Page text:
God is commonly portrayed as being eternal; however, there is more than one way to understand the concept of eternal. On the one hand, God may be thought of as everlasting, which means that God has existed through all of time. On the other hand, God may be thought of as timeless, which means that God exists outside of time, unconstrained by the process of cause and effect.
The idea that God should be eternal in the sense of timeless is partially derived from the characteristic of God being omniscient even though we retain free will. If God exists outside of time, then God can observe all events throughout the course of our history as if they were simultaneous. Thus, God knows what our future holds without also affecting our present or our free will.
An analogy of how this might be so was offered by Thomas Aquinas, who wrote that He who goes along the road does not see those who come after him; whereas he who sees the whole road from a height sees at once all those traveling it. A timeless god is, then, thought to observe the entire course of history at once, just as a person might observe the events along the entire course of a road at once.
A more important basis for defining eternal as timeless is the ancient Greek idea that a perfect god must also be an immutable god. Perfection does not allow for change, but change is a necessary consequence of any person who experiences the changing circumstances of the historical process. According to Greek philosophy, especially that found in the Neoplatonism which would play an important role in the development of Christian theology, the most real being was that which existed perfectly and changelessly beyond the troubles and concerns of our world.
Eternal in the sense of everlasting, on the other hand, presumes a God who is part of and acts within history. Such a god exists through the course of time like other persons and things; however, unlike other persons and things, such a god has no beginning and no end. Arguably, an everlasting god cannot know the details of our future actions and choices without impinging upon our free will. Despite that difficulty, however, the concept of everlasting has tended to be more popular among average believers and even many philosophers because it is easier to comprehend and because it more compatible with the religious experiences and traditions of most people.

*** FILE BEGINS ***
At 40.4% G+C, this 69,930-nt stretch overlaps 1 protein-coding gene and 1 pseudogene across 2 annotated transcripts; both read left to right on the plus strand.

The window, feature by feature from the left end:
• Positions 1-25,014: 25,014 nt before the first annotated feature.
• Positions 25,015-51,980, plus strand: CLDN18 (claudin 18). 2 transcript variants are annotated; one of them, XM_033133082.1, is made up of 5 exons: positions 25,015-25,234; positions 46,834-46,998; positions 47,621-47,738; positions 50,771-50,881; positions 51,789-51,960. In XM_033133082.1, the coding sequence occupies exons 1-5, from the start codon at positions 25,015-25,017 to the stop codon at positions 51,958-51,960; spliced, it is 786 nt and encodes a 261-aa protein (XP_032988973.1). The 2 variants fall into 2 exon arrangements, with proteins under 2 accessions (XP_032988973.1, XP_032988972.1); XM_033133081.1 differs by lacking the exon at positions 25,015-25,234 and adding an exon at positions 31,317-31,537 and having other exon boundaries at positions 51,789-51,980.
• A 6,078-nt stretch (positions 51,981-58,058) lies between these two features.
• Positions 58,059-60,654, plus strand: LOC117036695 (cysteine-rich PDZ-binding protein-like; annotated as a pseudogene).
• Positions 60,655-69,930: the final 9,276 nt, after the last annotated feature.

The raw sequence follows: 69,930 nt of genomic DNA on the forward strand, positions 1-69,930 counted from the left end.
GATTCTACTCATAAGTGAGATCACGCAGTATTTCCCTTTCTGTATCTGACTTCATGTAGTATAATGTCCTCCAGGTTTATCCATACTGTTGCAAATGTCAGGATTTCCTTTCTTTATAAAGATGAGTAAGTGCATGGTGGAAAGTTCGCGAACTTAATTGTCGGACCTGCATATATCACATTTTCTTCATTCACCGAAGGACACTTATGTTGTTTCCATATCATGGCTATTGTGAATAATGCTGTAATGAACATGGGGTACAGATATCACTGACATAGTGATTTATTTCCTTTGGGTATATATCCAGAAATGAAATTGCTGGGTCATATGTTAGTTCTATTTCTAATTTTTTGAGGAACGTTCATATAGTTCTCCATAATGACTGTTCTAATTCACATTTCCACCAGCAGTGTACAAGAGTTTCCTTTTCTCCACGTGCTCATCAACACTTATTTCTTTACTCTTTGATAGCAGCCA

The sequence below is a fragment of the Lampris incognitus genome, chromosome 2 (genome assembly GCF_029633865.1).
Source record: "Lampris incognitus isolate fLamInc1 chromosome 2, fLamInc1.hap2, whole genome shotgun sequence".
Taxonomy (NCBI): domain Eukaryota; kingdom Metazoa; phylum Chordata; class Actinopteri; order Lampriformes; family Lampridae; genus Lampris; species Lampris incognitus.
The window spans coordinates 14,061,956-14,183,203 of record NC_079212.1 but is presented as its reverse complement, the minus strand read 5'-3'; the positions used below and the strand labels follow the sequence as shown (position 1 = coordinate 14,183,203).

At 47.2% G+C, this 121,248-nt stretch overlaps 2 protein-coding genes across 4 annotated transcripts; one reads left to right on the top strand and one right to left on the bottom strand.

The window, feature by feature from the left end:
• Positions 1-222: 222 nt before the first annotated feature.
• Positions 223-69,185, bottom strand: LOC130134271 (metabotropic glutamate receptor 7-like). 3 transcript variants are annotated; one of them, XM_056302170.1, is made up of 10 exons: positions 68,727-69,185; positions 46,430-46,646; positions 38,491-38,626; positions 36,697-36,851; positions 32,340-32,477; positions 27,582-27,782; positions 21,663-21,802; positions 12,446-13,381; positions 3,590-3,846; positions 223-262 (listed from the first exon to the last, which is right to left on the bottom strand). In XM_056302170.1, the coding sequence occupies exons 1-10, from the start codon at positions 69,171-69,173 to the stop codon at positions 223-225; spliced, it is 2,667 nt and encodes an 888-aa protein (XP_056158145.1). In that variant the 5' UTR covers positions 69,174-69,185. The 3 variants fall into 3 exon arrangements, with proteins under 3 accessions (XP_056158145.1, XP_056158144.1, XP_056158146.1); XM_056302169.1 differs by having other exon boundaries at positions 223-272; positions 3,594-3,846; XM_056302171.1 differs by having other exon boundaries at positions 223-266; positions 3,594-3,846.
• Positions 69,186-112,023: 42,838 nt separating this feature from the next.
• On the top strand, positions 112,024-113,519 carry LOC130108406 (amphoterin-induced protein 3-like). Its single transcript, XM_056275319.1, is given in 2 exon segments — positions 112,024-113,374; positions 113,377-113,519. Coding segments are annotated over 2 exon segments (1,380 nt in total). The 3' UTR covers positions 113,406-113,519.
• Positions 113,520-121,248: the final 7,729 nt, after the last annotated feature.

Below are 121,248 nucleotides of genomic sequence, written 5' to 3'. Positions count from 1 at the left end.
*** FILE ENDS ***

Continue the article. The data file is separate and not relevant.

There are several arguments used to make a case for the idea that God is very definitely in time. God, for example, is thought to be alive but lives are a series of events and events must occur in some temporal framework. Furthermore, God acts and causes things to happen but actions are events and causation is linked to events, which are (as already noted) rooted in time.
The attribute of eternal is one of those where the conflict between the Greek and Jewish heritage of philosophical theism is most obvious. Both Jewish and Christian scriptures point to a God who is everlasting, acting in human history, and very much capable of change. Christian and Neoplatonic theology, however, is often committed to a God who is so perfect and so far beyond the type of existence we understand that it is no longer recognizable.
This is perhaps one indicator of an important flaw in the assumptions which lie behind the classical ideas about what constitutes perfection. Why must perfection be something which is beyond our ability to recognize and understand? Why is it argued that just about everything which makes us human and makes our lives worth living something which detracts from perfection?
These and other questions pose serious problems for the stability of the argument that God must be timeless. An everlasting God, however, is a different story. Such a God is more comprehensible; however, the trait of everlasting does tend to conflict with other Neoplatonic traits like perfection and immutable. Either way, assuming that God is eternal is not without problems.